Fort Irwin, located in the Mojave Desert of California, is the home to the main training area for the United States Military. With over 1,000 square miles for ranges and manuever, it has also become a premier training site for the prestigious National Training Center. The military installation is surrounded by rugged mountains and desert hills, with a desert terrain that supports limited vegetation of yuccas, mesquite, and creosote. The Mojave Desert is also known for bringing blue skies, beautiful sunsets, and wide-open vistas that can evoke a strong sense of freedom in most people.
Map of Fort Irwin
History of Fort Irwin
The rich history of Fort Irwin dates back almost 15,000 years, when Indians believed to reside in the area during the Lake Mojave Period. Father Francisco Barces recorded Indian settlements in the area when he came across the Mojave Indian Trail in 1976. During his pioneer explorations, he encountered a small group of Indians so he was considered as the first European to ever make contact to the first inhabitants of Lake Mojave. In 1826, Jedediah Smith also explored the area before other pioneers finally took the Old Spanish Trail between Los Angeles and Santa Fe.
Captain John C. Fermont, along with Kit Carson, was actually the first member of the US Army who visited the area of Irwin in 1884. He then established a camp nearby Bitter Springs, which accommodated travelers who took the Old Spanish Trail as well as the Mormon trail that links Salt Lake City to California. This camp eventually served as the supply center of pioneers during the California Gold Rush. While the Gold Rush promoted prosperous trade in the area, it also brought unexpected trouble to the area’s first inhabitants. As more travelers used the hidden trails to enter the growing territory of California, horse stealing and raids became problems.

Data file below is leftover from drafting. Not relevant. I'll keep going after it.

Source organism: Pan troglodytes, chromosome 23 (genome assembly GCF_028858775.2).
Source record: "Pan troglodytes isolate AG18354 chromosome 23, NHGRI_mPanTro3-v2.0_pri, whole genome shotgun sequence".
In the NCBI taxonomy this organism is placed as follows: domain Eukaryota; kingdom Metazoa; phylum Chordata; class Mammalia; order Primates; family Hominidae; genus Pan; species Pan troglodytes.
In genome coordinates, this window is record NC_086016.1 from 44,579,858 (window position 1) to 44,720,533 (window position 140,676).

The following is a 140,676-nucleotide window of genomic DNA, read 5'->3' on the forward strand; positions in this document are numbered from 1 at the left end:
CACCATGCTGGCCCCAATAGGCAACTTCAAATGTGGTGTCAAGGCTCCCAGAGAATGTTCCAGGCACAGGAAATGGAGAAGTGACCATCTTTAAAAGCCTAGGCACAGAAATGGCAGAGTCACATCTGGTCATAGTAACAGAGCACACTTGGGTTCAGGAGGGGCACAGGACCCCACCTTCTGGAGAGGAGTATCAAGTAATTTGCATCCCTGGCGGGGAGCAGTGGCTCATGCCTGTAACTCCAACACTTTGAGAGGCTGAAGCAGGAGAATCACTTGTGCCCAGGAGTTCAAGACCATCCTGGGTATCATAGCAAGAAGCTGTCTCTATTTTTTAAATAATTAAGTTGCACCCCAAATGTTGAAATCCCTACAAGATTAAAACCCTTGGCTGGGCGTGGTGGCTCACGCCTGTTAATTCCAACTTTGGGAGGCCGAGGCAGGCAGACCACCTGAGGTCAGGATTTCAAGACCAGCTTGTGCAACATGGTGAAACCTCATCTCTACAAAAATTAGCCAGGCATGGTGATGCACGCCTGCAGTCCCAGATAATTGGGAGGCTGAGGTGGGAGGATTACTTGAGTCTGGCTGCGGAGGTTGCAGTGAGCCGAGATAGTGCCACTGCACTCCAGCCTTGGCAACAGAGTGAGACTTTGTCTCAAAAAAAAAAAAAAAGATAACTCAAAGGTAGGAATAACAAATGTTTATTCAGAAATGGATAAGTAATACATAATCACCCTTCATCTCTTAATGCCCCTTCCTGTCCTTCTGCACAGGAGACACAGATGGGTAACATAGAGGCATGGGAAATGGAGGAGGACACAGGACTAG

In 1846, the Mormon Battalion was assigned to patrol the Fort Irwin area and control the horse stealing and raiding. The Army also constructed a stone fort overlooking the Bitter Springs during the Indian Wars. In the early 1880’s, the area also experience an unexpected economic boom when borax was discovered within the territory of Death Valley. The area continued to grow tremendously until the 1900’s as various mining operations flourished. Soon enough, workers, businesses, and railroads resulted in the establishment of Barstow town. The years that followed the Indian Wars were also quite peaceful.
In 1940, President Roosevelt decided to establish the Mojave Anti-Aircraft Range, an important military reservation that is approximately 1,000 square miles of the entire area of Fort Irwin. The Anti-Aircraft Area was then renamed Camp Irwin to celebrate the heroic deed of MG George Leroy Irwin, commander of the 57th Artillery Brigade, during the World War I. The camp was deactivated two years later but it reopened its gates as a premier Combat Training Area. In August 1961, Fort Irwin became a permanent military installation and eventually became the training site for the National Training Center.